The Road II

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Being Formed | Jeremiah 18:1-6

Throwing Pots

Richard Black was the middle school art teacher at Stewart Middle School, a large, serious man with the critical eye of a collector or curator. I learned more about art and aesthetic in three years of being in that classroom than I did at anytime outside of it afterward. I also spent more time working with clay there than at any other time. I was never great at it, but I could make a few passable things.

There are several things I remember about working with clay. It was usually a dark, ruddy brown color with some occasional reddish tinge in it. I remember how it felt in my hands. There was a coldness to it, almost like touching ice but not as intense. There was also a smoothness, a sense that the surface while textured was uniform as it slid under my fingers and palms. It had an earthy smell, sometimes like wet leaves on a fall day other times like turned soil in my mother’s garden.

And once you started working with it, all these things told you something about the clay. Good clay had a certain feel, texture, smell that let you know the difference between good clay and bad clay. Good clay was clay that could molded and pressed to remove the bubbles in it, bubbles that would cause the clay to crack and break in the kiln when fired. Good clay just felt right; there was no tangible way of explaining it, it just felt right in your hands and you knew it was clay you could work with.

Speaking from the Potter’s Shop

The passage we read earlier is something theologians calla sign-action. It is a way of showing something to the reader through symbolic acts that reflect a real-life situation. In this case, the two kingdoms of Israel and Judah “did not turn out” as God had hoped. They continued to drift farther and farther away from God spiritually and so farther away from what God had hoped the kingdom would be. Because of this, God leads the prophet Jeremiah to a potter’s workshop and shows him this sight of a potter throwing a pot, realizing the pot wasn’t what he wanted, and throwing the pot again; something I was all too familiar with in Mr. Black’s art class.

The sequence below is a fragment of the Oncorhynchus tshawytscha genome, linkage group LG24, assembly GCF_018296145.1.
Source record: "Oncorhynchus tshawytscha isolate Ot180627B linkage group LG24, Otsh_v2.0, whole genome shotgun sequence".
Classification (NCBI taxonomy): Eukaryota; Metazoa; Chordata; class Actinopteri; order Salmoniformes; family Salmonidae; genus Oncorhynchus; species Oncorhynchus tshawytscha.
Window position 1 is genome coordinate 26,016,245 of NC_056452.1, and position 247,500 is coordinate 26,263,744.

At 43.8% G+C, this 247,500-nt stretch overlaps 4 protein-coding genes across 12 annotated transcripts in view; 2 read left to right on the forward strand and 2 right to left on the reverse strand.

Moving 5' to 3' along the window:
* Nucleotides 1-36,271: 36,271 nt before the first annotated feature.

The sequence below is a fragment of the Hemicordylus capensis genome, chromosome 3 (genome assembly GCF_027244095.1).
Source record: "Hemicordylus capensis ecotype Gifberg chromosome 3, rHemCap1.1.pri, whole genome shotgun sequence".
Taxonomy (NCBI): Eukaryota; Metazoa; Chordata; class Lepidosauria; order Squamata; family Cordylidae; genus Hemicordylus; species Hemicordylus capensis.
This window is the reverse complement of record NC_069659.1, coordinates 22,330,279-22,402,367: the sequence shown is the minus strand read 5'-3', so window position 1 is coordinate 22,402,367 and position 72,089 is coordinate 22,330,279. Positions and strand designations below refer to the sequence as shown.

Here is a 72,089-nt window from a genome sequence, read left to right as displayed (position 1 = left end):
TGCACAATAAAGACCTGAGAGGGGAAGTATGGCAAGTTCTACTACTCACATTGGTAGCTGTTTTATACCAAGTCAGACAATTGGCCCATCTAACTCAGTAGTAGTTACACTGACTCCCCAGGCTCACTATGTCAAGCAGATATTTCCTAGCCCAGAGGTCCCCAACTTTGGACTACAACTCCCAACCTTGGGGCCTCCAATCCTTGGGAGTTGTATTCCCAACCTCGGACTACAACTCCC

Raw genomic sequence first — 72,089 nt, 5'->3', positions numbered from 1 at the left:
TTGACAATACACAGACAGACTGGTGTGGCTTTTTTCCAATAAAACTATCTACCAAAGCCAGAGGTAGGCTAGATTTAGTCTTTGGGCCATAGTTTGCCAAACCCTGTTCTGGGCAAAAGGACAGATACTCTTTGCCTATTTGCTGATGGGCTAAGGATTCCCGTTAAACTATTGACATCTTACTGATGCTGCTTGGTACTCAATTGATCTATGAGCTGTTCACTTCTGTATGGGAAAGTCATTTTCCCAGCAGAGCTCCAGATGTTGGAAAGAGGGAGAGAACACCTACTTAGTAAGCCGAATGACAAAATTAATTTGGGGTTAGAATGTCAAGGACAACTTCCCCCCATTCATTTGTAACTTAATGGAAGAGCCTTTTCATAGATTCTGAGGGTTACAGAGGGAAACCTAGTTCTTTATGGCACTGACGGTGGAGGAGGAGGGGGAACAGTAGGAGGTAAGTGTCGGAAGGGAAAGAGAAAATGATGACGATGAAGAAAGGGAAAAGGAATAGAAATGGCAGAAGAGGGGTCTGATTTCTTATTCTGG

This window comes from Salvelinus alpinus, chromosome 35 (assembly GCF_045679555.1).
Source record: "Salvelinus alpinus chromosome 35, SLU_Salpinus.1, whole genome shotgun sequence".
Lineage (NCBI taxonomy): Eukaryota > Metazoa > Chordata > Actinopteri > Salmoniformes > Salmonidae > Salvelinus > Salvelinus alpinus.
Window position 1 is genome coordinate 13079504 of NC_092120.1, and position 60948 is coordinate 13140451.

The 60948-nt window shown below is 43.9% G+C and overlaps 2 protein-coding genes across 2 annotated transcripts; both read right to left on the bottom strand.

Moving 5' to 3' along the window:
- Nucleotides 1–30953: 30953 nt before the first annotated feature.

Verse six says very plainly, “O Israel, can I not do to you as this potter has done to his clay?” In other words, can I not take the nation and the people that I called through Abraham and Moses and Samuel – a people who have been lukewarm at their best in their obedience and devotion – and recreate them, reform them. God goes on to give Jeremiah a bit of foreshadowing saying, “As the clay is in the potter’s hand, so are you in my hand.” While one could take this as comforting, God goes on in the following verse to say,

7 If I announce that a certain nation or kingdom is to be uprooted, torn down, and destroyed, 8 but then that nation renounces its evil ways, I will not destroy it as I had planned. 9 And if I announce that I will plant and build up a certain nation or kingdom, 10 but then that nation turns to evil and refuses to obey me, I will not bless it as I said I would. 11 “Therefore, Jeremiah, go and warn all Judah and Jerusalem. Say to them, ‘This is what the Lord says: I am planning disaster for you instead of good. So turn from your evil ways, each of you, and do what is right.’”

12 But the people replied, “Don’t waste your breath. We will continue to live as we want to, stubbornly following our own evil desires.”


So, God tells his people through Jeremiah, I don’t like the way you refused to yield yourself to me. I am getting ready to pick up this lump of clay, this thing I called Israel, and I’m going to fling it back on the wheel and begin the process of making it into something else. And the people basically said to God, so? Not only that, but God pronounces judgment on them, again through Jeremiah, and the people say among themselves, “Come on, let’s plot a way to stop Jeremiah. We have plenty of priests and wise men and prophets. We don’t need him to teach the word and give us advice and prophecies. Let’s spread rumors about him and ignore what he says.”[1]